New Hanover County’s press briefing today, shedding light on the ongoing recovery efforts of Hurricane Florence, brought with it good news. Earlier reports of the Cape Fear Utility Authority running out of fuel and threatening the discontinuation of water services to its southeastern NC customers left many in fear—especially since water is hard to come by in the midst of the storm. Commission Chairman Woody White announced services would continue, thanks to the help of Colonial Terminals in the port and Springer Eubank Oil. Still, with the threat of the Cape Fear River cresting on Tuesday, officials forewarned to continue keeping bathtubs, coolers and jugs full while the opportunity is there.
“We’re expecting 26 feet,” Wilmington Mayor Bill Saffo informed.
Also in effect immediately is a modified curfew for the City of Wilmington: sun-up to sundown. A tremendous amount of flash-flooding took place last night, since ILM has received 24 inches of rain since Wednesday. More than 465 people had to be rescued from their homes and cars, so it’s imperative folks stay put if they don’t have an emergency.
White reminded folks to call 9-1-1 for life-threatening floods. Last night the New Hanover 9-1-1 call center went down and all calls were redirected to Raleigh, answered and responded to promptly. “I cannot thank our first-responders enough, as well as the county municipalities working 24 hours a day,” White praised. The local 9-1-1 dispatch is operating again, but if it goes down, the Raleigh dispatch will be in place as well.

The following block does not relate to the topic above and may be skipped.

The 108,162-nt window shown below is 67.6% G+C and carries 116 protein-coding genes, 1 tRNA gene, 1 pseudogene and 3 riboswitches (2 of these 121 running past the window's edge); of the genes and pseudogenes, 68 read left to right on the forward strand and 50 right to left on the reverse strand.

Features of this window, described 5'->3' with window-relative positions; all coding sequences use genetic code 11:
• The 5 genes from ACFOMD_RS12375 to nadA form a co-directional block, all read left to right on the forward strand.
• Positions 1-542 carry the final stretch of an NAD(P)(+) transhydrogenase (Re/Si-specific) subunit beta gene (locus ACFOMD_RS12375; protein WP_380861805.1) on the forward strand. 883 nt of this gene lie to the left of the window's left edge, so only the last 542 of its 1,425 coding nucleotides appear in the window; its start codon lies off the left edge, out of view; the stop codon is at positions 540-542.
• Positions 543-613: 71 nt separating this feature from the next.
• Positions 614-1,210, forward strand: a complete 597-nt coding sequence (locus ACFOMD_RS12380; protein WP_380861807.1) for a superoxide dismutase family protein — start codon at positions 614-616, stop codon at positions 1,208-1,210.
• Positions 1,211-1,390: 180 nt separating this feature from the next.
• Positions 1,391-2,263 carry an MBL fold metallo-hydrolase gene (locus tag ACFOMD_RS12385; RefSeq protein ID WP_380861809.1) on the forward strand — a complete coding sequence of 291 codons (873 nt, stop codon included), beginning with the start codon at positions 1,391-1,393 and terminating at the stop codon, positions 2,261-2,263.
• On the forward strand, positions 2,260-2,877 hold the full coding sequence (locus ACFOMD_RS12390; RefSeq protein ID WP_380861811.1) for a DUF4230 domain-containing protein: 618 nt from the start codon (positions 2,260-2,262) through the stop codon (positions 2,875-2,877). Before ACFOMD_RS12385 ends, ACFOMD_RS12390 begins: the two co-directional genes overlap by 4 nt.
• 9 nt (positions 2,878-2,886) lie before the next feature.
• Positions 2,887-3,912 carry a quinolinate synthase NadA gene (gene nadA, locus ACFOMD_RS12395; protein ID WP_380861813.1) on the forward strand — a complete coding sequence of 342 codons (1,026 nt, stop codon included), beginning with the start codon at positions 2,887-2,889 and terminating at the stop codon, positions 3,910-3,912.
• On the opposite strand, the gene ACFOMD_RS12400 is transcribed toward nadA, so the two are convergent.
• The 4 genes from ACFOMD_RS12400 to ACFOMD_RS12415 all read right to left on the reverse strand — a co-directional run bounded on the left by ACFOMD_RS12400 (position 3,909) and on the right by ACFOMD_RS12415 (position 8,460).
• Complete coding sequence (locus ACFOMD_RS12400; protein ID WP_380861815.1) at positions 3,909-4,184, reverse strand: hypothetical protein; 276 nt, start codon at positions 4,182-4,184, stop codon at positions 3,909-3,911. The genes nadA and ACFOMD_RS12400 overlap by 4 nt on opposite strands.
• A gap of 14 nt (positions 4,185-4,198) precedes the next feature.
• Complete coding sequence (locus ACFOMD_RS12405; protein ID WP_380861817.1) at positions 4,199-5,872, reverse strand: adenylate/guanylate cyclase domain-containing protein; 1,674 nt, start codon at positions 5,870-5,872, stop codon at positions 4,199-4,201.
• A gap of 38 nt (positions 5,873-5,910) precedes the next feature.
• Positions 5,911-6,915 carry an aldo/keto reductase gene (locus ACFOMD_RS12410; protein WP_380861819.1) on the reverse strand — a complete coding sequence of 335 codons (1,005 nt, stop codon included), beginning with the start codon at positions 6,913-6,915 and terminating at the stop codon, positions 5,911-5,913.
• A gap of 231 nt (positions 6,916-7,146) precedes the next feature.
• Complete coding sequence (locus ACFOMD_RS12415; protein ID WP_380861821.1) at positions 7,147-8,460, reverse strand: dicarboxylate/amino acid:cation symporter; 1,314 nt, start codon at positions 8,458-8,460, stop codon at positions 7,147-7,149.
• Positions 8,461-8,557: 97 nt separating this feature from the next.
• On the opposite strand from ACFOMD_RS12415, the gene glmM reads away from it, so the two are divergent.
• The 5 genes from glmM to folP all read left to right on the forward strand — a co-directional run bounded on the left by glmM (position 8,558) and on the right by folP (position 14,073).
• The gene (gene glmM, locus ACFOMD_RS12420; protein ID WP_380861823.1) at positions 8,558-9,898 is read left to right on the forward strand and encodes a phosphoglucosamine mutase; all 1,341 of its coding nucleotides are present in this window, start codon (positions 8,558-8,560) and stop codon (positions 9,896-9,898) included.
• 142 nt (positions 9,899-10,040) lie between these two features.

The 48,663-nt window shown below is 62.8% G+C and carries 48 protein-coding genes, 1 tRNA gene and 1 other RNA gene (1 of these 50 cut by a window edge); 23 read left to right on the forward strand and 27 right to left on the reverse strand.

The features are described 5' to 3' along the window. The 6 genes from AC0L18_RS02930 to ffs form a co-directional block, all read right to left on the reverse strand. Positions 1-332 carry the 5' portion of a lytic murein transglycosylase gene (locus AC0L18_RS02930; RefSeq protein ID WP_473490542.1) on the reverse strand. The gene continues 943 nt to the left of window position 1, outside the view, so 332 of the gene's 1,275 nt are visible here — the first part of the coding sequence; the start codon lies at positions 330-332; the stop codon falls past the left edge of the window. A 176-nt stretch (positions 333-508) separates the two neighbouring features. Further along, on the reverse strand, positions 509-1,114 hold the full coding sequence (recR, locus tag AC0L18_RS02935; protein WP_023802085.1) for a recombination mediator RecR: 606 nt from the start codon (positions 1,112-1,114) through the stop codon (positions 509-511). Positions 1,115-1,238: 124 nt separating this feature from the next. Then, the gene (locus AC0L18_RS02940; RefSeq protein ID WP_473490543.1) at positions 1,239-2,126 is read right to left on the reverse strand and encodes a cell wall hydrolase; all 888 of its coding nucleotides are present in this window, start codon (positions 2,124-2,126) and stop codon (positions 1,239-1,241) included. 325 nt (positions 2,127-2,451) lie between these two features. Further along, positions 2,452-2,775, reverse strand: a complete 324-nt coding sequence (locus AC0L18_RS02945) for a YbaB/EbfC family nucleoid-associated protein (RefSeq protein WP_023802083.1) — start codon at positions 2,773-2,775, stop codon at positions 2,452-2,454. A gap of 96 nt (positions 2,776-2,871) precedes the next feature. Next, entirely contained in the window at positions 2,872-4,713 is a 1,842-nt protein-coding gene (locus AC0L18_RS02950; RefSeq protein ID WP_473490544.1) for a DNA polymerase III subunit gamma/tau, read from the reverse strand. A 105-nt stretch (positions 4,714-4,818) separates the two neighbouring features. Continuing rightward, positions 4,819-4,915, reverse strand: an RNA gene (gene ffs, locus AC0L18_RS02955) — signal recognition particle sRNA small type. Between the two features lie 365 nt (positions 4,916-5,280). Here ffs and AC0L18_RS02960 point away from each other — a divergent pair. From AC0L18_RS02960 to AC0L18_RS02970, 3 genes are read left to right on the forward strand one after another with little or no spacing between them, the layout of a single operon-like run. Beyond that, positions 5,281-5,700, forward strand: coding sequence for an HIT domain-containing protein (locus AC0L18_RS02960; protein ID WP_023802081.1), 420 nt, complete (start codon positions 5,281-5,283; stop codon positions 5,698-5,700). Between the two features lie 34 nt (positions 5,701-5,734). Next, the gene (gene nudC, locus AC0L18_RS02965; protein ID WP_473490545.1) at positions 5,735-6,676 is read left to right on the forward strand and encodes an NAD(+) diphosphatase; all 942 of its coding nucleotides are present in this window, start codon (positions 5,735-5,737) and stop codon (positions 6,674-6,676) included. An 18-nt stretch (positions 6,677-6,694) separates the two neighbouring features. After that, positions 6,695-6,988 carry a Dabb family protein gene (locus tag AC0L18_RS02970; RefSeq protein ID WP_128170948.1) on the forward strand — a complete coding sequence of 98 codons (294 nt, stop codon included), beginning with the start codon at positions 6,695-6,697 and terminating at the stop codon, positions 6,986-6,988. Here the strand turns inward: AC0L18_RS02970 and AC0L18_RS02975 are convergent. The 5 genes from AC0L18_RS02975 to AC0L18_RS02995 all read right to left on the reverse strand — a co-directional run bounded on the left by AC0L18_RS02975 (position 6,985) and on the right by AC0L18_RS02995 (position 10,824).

Over the next 48 hours the five shelters in the county will be consolidated into two. Hoggard High, which can hold up to 1,387 people, will be open, and one at UNCW will be in operation tomorrow. Folks on dialysis and oxygen are being moved to Hoggard currently; the shelter will open today at 5 p.m. Pets are welcome.
Reports of looting yesterday have the city on high alert as well. Though the Family Dollar on Greenfield Street refused to press charges after undergoing theft, Mayor Saffo informed the police will take matters into their own hands. “If we see you looting in any way, shape or form, we will arrest you on the spot,” he reminded.
“Looting is not widespread,” White reminded, “only a few instances. But it reflects poorly on our community when we are working together to try and get through this.”
White iterated again his gratitude for state and federal officials being in constant communication and seeing through the area’s needs. They’ve requested more law enforcement and Coast Guard to help with rescue missions. As well supplies will now be airlifted in since the roads into Wilmington are impassable from all angles.
“The flooding we will see upstream will make it worse, so, please, stay where you are if you have evacuated,” Mayor Saffo pressed.
“Experts are saying access is worse,” White added, “so to me that infers [folks won’t be coming or leaving] for at least a few days. . . . But we will get through this because of the resiliency of our communities. This is a day-to-day process.”
To keep up with emergency updates from the county, access them at www.nhc.com, or call their public information hotline at 910-798-6800.